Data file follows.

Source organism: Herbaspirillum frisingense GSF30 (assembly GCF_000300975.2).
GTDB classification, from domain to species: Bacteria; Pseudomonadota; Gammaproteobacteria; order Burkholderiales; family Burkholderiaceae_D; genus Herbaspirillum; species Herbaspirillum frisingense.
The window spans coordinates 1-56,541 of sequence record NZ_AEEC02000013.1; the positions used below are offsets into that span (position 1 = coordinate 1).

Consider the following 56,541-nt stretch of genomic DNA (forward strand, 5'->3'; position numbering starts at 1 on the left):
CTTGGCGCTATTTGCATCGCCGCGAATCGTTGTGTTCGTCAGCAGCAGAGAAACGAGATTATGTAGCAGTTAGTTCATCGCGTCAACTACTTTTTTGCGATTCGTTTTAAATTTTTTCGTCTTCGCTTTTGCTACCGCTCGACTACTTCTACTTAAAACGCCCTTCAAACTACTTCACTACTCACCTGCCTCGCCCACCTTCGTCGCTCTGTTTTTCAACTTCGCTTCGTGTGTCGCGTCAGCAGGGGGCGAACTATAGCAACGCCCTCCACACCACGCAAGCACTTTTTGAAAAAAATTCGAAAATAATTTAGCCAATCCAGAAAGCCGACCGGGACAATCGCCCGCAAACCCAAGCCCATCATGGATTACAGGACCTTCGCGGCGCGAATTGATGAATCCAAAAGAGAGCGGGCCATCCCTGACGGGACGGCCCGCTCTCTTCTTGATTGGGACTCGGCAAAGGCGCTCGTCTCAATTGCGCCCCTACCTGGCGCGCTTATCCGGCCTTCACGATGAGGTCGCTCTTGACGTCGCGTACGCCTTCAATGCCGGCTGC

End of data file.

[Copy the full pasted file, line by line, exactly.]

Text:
Source organism: Herbaspirillum frisingense GSF30 (assembly GCF_000300975.2).
GTDB classification, from domain to species: Bacteria; Pseudomonadota; Gammaproteobacteria; order Burkholderiales; family Burkholderiaceae_D; genus Herbaspirillum; species Herbaspirillum frisingense.
The window spans coordinates 1-56,541 of sequence record NZ_AEEC02000013.1; the positions used below are offsets into that span (position 1 = coordinate 1).

Consider the following 56,541-nt stretch of genomic DNA (forward strand, 5'->3'; position numbering starts at 1 on the left):
CTTGGCGCTATTTGCATCGCCGCGAATCGTTGTGTTCGTCAGCAGCAGAGAAACGAGATTATGTAGCAGTTAGTTCATCGCGTCAACTACTTTTTTGCGATTCGTTTTAAATTTTTTCGTCTTCGCTTTTGCTACCGCTCGACTACTTCTACTTAAAACGCCCTTCAAACTACTTCACTACTCACCTGCCTCGCCCACCTTCGTCGCTCTGTTTTTCAACTTCGCTTCGTGTGTCGCGTCAGCAGGGGGCGAACTATAGCAACGCCCTCCACACCACGCAAGCACTTTTTGAAAAAAATTCGAAAATAATTTAGCCAATCCAGAAAGCCGACCGGGACAATCGCCCGCAAACCCAAGCCCATCATGGATTACAGGACCTTCGCGGCGCGAATTGATGAATCCAAAAGAGAGCGGGCCATCCCTGACGGGACGGCCCGCTCTCTTCTTGATTGGGACTCGGCAAAGGCGCTCGTCTCAATTGCGCCCCTACCTGGCGCGCTTATCCGGCCTTCACGATGAGGTCGCTCTTGACGTCGCGTACGCCTTCAATGCCGGCTGC